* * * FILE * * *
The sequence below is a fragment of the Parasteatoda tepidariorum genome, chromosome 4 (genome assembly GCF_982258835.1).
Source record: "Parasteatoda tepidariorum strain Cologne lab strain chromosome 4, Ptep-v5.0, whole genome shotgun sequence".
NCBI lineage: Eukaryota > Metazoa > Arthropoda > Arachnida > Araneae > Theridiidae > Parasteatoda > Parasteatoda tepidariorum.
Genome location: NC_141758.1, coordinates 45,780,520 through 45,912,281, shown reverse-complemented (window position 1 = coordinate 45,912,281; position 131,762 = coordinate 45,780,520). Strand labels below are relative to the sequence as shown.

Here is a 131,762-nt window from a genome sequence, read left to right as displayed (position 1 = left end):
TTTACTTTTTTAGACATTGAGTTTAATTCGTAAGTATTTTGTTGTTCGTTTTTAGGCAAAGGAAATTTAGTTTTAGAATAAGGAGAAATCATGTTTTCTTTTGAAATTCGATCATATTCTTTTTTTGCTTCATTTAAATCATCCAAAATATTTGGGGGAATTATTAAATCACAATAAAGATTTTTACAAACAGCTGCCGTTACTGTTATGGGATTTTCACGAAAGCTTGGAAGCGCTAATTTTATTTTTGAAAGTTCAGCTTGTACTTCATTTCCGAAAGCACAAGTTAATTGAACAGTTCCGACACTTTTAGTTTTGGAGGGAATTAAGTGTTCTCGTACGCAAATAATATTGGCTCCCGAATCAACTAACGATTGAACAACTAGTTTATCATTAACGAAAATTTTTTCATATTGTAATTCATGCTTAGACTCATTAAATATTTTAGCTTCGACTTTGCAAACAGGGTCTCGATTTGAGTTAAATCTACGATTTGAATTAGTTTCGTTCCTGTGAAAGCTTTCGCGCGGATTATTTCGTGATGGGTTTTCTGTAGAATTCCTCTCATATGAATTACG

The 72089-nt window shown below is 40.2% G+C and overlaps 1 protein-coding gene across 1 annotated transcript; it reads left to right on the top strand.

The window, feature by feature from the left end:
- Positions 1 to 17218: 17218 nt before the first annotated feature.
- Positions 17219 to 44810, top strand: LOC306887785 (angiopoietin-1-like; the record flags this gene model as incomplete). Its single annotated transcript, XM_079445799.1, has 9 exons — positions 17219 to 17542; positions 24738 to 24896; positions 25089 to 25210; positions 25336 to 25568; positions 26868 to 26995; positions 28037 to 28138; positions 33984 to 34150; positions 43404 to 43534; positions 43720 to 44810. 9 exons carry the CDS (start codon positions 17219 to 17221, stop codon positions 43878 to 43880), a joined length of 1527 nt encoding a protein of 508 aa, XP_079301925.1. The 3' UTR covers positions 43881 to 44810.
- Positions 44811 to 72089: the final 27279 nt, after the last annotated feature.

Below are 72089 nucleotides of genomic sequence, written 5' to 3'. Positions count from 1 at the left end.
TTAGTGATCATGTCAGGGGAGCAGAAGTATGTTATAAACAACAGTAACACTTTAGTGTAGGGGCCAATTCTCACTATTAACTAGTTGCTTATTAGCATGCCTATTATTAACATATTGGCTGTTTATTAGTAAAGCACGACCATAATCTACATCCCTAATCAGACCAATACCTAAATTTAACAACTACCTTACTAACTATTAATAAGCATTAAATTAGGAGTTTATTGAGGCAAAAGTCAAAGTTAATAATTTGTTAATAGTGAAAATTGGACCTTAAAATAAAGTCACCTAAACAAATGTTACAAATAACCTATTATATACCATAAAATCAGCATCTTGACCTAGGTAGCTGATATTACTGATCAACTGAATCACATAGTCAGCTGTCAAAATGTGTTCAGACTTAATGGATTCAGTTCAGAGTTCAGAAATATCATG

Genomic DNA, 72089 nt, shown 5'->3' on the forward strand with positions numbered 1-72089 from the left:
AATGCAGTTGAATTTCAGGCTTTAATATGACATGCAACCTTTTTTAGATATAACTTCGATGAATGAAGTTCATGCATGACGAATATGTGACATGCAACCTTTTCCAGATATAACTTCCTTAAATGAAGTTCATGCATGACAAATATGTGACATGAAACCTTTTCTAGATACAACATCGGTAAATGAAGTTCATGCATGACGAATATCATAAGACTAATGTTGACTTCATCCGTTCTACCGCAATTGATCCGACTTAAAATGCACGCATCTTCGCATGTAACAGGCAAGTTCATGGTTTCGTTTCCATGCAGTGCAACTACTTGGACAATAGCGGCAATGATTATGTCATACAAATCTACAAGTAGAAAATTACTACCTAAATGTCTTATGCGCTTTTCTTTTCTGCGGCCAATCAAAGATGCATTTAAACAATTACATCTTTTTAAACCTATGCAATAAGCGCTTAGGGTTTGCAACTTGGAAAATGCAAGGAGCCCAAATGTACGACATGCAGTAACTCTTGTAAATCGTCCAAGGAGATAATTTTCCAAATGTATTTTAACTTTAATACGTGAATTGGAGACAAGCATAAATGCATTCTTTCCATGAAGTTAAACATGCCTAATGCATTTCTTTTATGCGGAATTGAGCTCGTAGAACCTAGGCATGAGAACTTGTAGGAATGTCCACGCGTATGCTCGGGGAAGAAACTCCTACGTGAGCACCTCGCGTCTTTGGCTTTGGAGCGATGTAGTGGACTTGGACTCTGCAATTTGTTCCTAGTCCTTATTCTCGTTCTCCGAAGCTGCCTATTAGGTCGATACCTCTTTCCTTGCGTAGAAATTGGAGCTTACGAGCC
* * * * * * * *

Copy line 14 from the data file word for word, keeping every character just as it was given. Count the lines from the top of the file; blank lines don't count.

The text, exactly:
Genomic DNA, 72089 nt, shown 5'->3' on the forward strand with positions numbered 1-72089 from the left: